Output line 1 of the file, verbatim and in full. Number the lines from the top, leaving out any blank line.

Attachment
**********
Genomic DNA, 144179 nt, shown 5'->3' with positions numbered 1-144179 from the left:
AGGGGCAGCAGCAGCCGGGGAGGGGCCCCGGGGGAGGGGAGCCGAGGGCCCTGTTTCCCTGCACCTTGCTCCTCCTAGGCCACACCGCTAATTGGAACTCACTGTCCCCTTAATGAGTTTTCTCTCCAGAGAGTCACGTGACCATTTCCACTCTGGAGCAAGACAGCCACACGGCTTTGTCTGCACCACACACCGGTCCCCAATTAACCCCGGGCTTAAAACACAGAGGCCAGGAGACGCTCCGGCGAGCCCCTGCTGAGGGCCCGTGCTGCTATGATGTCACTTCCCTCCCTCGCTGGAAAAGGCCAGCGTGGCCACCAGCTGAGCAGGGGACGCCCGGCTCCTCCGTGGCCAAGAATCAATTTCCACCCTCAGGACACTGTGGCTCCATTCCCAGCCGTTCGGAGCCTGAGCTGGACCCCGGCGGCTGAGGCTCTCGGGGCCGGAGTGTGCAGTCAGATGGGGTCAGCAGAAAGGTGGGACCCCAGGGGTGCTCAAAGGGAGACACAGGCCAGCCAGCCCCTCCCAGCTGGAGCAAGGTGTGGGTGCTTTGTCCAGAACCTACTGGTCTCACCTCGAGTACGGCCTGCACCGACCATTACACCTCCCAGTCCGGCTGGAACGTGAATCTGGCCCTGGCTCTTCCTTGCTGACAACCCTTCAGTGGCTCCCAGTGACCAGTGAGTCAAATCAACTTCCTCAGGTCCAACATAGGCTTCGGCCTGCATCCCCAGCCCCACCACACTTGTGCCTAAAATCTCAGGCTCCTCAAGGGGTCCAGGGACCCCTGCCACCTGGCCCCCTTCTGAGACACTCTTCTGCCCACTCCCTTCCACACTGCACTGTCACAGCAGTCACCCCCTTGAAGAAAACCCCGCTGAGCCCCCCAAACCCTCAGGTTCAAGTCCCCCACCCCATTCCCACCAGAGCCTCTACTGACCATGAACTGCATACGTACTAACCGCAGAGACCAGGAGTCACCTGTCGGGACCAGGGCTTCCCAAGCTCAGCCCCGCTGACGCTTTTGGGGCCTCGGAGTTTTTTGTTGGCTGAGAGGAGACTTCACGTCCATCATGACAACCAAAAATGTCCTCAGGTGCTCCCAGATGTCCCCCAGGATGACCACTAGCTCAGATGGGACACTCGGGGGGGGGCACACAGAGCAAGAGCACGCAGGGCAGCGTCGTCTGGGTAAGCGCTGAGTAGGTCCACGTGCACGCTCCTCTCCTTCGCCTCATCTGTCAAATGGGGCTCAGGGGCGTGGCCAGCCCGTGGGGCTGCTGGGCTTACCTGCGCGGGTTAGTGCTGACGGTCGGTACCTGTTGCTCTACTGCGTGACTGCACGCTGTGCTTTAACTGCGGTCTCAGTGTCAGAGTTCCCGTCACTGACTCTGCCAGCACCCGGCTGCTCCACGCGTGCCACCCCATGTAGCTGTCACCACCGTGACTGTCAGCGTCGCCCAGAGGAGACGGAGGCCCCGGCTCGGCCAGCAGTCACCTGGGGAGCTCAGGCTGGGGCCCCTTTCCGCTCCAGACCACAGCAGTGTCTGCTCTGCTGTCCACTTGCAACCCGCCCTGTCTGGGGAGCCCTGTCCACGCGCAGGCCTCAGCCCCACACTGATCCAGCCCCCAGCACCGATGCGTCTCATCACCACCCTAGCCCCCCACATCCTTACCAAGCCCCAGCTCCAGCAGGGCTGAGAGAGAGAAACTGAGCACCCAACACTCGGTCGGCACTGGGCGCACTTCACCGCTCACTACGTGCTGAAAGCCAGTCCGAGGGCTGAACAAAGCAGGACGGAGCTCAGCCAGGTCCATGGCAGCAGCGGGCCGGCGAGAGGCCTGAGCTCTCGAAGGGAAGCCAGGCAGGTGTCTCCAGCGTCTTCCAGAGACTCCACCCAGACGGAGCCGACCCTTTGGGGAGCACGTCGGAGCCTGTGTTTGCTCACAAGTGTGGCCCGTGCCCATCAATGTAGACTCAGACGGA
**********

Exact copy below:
Genomic DNA, 144179 nt, shown 5'->3' with positions numbered 1-144179 from the left: